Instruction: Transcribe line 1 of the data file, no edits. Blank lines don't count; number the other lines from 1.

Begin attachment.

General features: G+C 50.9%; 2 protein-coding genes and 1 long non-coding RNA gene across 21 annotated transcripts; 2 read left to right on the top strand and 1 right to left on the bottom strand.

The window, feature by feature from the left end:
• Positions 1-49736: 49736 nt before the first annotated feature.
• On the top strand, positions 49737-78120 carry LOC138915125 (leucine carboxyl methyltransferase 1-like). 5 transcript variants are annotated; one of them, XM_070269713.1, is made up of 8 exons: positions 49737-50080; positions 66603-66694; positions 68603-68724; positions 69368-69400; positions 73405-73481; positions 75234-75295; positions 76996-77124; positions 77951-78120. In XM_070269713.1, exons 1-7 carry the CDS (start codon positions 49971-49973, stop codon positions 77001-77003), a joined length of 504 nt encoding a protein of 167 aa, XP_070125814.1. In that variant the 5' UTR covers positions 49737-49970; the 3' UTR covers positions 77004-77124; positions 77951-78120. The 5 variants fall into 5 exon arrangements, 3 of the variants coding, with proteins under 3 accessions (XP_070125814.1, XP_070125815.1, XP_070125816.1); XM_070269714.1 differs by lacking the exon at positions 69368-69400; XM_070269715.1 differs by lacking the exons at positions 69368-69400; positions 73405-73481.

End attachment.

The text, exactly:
General features: G+C 50.9%; 2 protein-coding genes and 1 long non-coding RNA gene across 21 annotated transcripts; 2 read left to right on the top strand and 1 right to left on the bottom strand.